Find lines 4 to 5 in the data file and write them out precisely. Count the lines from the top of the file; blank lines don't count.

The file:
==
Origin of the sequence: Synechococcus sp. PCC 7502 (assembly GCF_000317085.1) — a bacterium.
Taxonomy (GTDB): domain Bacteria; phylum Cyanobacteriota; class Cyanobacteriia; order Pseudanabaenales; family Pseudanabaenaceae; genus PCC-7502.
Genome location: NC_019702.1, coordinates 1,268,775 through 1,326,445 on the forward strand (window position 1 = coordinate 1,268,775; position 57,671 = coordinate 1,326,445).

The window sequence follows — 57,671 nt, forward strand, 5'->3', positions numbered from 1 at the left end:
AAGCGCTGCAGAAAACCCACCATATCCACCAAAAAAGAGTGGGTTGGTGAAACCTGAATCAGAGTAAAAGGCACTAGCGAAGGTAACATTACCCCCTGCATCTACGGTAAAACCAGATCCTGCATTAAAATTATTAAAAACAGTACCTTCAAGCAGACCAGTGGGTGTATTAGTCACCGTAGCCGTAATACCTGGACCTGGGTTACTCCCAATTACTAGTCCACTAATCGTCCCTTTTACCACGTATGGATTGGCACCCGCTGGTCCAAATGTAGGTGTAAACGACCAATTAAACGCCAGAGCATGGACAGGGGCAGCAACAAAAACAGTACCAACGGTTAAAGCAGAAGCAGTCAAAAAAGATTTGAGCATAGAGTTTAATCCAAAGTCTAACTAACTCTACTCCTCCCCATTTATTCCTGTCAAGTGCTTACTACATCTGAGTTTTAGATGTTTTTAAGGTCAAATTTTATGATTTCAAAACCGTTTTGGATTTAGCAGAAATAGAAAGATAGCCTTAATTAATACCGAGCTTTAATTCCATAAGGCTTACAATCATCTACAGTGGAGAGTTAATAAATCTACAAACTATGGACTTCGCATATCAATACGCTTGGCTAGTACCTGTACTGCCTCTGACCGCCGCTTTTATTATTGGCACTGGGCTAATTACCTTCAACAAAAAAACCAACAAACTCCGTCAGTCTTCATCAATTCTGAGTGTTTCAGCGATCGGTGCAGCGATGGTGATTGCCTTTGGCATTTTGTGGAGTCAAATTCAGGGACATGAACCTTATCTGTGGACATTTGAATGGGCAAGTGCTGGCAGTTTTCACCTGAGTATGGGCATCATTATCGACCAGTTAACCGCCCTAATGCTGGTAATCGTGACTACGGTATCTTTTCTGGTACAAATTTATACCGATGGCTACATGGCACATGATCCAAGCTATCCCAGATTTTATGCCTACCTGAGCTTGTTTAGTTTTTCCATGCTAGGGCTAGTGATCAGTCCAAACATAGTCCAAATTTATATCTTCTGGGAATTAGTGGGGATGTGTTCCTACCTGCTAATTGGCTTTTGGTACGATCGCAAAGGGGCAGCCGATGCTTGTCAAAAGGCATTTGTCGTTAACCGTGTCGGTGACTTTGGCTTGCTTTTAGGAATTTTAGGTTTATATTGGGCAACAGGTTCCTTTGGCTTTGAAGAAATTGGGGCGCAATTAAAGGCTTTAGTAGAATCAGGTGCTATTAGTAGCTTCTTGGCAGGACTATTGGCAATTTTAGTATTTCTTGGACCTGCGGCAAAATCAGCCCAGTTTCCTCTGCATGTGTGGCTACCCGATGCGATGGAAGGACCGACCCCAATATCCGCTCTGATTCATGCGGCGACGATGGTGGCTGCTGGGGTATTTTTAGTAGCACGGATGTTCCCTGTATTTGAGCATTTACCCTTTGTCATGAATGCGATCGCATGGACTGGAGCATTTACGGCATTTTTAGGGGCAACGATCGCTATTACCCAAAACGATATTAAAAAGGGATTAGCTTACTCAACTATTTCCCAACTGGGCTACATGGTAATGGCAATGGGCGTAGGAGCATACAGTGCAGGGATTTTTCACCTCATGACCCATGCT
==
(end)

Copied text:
The window sequence follows — 57,671 nt, forward strand, 5'->3', positions numbered from 1 at the left end:
AAGCGCTGCAGAAAACCCACCATATCCACCAAAAAAGAGTGGGTTGGTGAAACCTGAATCAGAGTAAAAGGCACTAGCGAAGGTAACATTACCCCCTGCATCTACGGTAAAACCAGATCCTGCATTAAAATTATTAAAAACAGTACCTTCAAGCAGACCAGTGGGTGTATTAGTCACCGTAGCCGTAATACCTGGACCTGGGTTACTCCCAATTACTAGTCCACTAATCGTCCCTTTTACCACGTATGGATTGGCACCCGCTGGTCCAAATGTAGGTGTAAACGACCAATTAAACGCCAGAGCATGGACAGGGGCAGCAACAAAAACAGTACCAACGGTTAAAGCAGAAGCAGTCAAAAAAGATTTGAGCATAGAGTTTAATCCAAAGTCTAACTAACTCTACTCCTCCCCATTTATTCCTGTCAAGTGCTTACTACATCTGAGTTTTAGATGTTTTTAAGGTCAAATTTTATGATTTCAAAACCGTTTTGGATTTAGCAGAAATAGAAAGATAGCCTTAATTAATACCGAGCTTTAATTCCATAAGGCTTACAATCATCTACAGTGGAGAGTTAATAAATCTACAAACTATGGACTTCGCATATCAATACGCTTGGCTAGTACCTGTACTGCCTCTGACCGCCGCTTTTATTATTGGCACTGGGCTAATTACCTTCAACAAAAAAACCAACAAACTCCGTCAGTCTTCATCAATTCTGAGTGTTTCAGCGATCGGTGCAGCGATGGTGATTGCCTTTGGCATTTTGTGGAGTCAAATTCAGGGACATGAACCTTATCTGTGGACATTTGAATGGGCAAGTGCTGGCAGTTTTCACCTGAGTATGGGCATCATTATCGACCAGTTAACCGCCCTAATGCTGGTAATCGTGACTACGGTATCTTTTCTGGTACAAATTTATACCGATGGCTACATGGCACATGATCCAAGCTATCCCAGATTTTATGCCTACCTGAGCTTGTTTAGTTTTTCCATGCTAGGGCTAGTGATCAGTCCAAACATAGTCCAAATTTATATCTTCTGGGAATTAGTGGGGATGTGTTCCTACCTGCTAATTGGCTTTTGGTACGATCGCAAAGGGGCAGCCGATGCTTGTCAAAAGGCATTTGTCGTTAACCGTGTCGGTGACTTTGGCTTGCTTTTAGGAATTTTAGGTTTATATTGGGCAACAGGTTCCTTTGGCTTTGAAGAAATTGGGGCGCAATTAAAGGCTTTAGTAGAATCAGGTGCTATTAGTAGCTTCTTGGCAGGACTATTGGCAATTTTAGTATTTCTTGGACCTGCGGCAAAATCAGCCCAGTTTCCTCTGCATGTGTGGCTACCCGATGCGATGGAAGGACCGACCCCAATATCCGCTCTGATTCATGCGGCGACGATGGTGGCTGCTGGGGTATTTTTAGTAGCACGGATGTTCCCTGTATTTGAGCATTTACCCTTTGTCATGAATGCGATCGCATGGACTGGAGCATTTACGGCATTTTTAGGGGCAACGATCGCTATTACCCAAAACGATATTAAAAAGGGATTAGCTTACTCAACTATTTCCCAACTGGGCTACATGGTAATGGCAATGGGCGTAGGAGCATACAGTGCAGGGATTTTTCACCTCATGACCCATGCT